Indonesia Holds Key Rate as Fuel Policy Plan Adds Inflation Risk

Indonesia kept interest rates unchanged for a 15th consecutive meeting as the threat of inflation from planned fuel-price increases outweighs the risk of slowing growth.

Bank Indonesia Governor Darmin Nasution and his board held the reference rate at a record-low 5.75 percent, the central bank said in Jakarta today. The decision was predicted by all 21 economists surveyed by Bloomberg News. This is Nasution’s last rate meeting before he hands over to former Finance Minister Agus Martowardojo later this month.

Indonesia joins Southeast Asian neighbor Malaysia in holding borrowing costs steady even as other central banks in the region from Australia to India cut rates this month to bolster growth. The government plans to trim fuel subsidies to ease the strain on state finances, which economists including Chua Hak Bin of Bank of America Corp. predict may cause inflation to accelerate to as much as 8 percent.

“Inflation remains elevated and outside the BI target range,” Chua said before the rate decision. With slowing GDP growth, “that complicates decision-making for Bank Indonesia as it has to trade- off between the two objectives,” he said.

The rupiah was little changed at 9,739 per dollar as of 3:03 p.m. in Jakarta, according to prices from local banks compiled by Bloomberg. The currency is the worst performing currency in Asia after the yen in the past year.

Indonesia’s economy grew 6.02 percent in the first three months of 2013 from a year earlier, after expanding 6.11 percent the previous quarter, the statistics department said last week. The government this month lowered its GDP target for 2013 to about 6.2 percent to 6.3 percent from 6.8 percent previously.

Exports Drop

Overseas shipments fell the most in seven months in March, while imports dropped the most since 2009. The country is the biggest producer of palm oil, and its commodity exports include coal, rubber, tin and cocoa.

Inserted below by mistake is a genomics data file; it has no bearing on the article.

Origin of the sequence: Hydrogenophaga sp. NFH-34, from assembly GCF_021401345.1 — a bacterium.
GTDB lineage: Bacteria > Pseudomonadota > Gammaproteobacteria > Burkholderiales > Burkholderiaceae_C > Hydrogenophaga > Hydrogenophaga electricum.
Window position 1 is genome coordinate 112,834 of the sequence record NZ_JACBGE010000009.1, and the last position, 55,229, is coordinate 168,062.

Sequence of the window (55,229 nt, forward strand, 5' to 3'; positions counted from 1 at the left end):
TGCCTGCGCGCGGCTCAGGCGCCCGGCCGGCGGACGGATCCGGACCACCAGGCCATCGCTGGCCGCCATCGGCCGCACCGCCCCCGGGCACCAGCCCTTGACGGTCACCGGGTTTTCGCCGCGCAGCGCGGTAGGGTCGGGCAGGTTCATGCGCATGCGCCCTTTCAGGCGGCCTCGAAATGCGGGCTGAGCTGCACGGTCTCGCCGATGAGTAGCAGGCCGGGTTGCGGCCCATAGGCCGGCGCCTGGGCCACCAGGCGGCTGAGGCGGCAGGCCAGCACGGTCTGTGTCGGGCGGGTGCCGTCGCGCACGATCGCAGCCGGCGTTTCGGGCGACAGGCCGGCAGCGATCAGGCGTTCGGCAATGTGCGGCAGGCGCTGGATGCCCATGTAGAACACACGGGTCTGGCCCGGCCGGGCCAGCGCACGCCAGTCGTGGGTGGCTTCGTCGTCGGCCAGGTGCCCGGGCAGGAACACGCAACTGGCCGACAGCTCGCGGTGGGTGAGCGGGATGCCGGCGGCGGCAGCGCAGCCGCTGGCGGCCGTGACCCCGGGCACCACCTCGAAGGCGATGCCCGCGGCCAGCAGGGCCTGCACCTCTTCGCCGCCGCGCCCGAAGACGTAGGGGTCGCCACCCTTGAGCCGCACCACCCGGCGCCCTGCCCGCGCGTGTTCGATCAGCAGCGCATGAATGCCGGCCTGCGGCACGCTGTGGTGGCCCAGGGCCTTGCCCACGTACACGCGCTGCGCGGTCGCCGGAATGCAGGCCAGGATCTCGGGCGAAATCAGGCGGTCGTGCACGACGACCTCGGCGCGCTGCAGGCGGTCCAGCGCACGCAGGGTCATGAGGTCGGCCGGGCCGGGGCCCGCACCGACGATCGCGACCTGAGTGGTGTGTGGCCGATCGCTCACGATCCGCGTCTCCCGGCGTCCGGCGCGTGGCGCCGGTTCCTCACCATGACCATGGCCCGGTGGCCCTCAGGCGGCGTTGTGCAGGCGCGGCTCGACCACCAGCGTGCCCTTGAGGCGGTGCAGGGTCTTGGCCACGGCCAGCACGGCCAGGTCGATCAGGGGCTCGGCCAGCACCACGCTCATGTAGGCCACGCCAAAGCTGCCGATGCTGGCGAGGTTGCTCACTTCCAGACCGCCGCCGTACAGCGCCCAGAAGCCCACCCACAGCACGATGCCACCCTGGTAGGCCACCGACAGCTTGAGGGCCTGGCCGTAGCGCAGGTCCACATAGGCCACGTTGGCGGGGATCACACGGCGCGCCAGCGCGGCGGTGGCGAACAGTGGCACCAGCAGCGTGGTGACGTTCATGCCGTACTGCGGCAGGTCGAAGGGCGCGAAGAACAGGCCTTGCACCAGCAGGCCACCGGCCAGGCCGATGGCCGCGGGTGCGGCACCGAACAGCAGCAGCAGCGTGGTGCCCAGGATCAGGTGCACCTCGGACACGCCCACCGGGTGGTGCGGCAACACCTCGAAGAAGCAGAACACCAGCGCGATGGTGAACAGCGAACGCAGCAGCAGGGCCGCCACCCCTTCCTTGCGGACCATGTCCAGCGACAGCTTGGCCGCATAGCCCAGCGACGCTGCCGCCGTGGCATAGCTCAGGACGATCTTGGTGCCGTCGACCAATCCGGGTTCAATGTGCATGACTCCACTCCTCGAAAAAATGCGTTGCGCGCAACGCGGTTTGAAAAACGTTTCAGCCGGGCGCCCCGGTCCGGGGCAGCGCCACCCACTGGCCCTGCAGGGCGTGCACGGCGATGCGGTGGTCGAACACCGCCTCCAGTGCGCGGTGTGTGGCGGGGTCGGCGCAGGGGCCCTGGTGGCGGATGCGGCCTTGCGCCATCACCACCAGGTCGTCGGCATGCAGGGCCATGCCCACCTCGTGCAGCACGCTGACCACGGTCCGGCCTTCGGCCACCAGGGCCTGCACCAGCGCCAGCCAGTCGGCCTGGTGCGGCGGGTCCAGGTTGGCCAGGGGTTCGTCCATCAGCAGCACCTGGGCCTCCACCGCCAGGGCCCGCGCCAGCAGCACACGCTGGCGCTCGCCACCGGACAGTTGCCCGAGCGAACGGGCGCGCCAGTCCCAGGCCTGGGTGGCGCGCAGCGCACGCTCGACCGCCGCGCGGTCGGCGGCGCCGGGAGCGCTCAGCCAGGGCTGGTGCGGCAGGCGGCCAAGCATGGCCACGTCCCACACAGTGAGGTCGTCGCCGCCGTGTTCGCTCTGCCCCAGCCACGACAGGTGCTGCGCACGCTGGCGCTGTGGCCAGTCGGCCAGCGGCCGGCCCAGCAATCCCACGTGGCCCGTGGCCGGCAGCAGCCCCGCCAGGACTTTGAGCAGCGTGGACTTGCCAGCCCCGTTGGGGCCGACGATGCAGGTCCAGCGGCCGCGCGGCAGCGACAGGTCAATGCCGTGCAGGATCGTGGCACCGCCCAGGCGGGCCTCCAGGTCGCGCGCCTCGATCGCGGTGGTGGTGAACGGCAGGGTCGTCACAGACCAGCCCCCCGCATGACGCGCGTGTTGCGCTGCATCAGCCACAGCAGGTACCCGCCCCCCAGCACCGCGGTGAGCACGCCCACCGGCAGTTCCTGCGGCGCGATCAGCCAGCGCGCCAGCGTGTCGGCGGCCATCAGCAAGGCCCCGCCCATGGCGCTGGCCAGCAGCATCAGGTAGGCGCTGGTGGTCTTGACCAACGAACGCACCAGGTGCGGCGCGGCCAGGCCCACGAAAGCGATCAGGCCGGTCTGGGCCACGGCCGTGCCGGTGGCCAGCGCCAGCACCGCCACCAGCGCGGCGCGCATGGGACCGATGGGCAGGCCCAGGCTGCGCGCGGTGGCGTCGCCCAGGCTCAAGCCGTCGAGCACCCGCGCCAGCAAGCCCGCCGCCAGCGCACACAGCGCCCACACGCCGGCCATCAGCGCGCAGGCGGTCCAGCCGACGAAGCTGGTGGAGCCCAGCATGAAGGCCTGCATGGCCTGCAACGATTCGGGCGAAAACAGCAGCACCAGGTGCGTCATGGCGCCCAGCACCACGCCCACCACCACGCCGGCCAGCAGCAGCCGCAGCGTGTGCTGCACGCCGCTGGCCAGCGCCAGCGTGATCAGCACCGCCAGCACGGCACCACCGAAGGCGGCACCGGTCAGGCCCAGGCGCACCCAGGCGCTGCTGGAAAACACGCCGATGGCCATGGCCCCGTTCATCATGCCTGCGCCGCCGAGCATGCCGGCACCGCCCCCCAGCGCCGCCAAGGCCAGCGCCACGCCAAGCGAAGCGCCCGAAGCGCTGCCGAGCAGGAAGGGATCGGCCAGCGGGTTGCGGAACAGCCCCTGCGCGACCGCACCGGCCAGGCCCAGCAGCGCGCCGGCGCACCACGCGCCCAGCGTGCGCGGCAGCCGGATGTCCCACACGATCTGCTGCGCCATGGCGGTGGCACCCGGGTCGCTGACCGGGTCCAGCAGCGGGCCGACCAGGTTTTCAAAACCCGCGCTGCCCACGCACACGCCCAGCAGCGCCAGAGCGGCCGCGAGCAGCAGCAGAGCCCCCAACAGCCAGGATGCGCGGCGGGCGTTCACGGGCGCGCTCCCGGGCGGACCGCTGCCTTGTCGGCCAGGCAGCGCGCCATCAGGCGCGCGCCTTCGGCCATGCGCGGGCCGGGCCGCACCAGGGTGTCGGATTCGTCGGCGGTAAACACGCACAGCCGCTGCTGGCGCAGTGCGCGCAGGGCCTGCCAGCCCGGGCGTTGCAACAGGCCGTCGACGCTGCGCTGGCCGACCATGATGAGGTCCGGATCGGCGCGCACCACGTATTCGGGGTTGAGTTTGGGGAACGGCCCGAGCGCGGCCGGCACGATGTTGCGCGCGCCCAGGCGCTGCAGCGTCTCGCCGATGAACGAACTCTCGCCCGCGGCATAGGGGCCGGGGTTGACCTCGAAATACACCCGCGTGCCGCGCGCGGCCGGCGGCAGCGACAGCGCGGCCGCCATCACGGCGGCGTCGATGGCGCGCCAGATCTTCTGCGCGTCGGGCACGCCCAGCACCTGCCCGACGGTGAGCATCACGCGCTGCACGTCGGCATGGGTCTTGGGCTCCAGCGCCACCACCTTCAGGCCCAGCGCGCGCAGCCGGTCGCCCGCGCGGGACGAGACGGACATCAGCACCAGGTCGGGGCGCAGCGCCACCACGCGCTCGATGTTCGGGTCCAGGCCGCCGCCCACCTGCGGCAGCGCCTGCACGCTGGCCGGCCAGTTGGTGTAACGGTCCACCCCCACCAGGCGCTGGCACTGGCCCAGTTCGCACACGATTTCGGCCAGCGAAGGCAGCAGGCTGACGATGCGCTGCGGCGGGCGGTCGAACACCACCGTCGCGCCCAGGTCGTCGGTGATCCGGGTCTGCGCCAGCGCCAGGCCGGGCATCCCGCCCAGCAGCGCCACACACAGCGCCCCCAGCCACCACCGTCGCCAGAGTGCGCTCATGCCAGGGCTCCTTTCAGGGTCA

Acting Finance Minister Hatta Rajasa said yesterday he has signed a revised state budget that will be presented to Parliament. The government has said the new budget will contain details of a compensation plan to offset the impact of higher fuel prices on the poor. It intends to raise subsidized gasoline prices to 6,500 rupiah ($0.67) a liter, and subsidized diesel to 5,500 rupiah per liter, Planning Minister Armida Alisjahbana said yesterday.

The central bank won’t resist raising rates if needed, Assistant Governor Hendar said May 8. Consumer prices rose 5.57 percent in April from a year earlier, slowing from a 22-month high of 5.9 percent in March.

The Bank of Korea cut interest rates last week, following the lead of policy makers in Australia, Europe and India this month. Malaysia kept rates unchanged on May 9.

To contact the reporter on this story: Novrida Manurung in Jakarta at nmanurung@bloomberg.net

To contact the editor responsible for this story: Stephanie Phang at sphang@bloomberg.net

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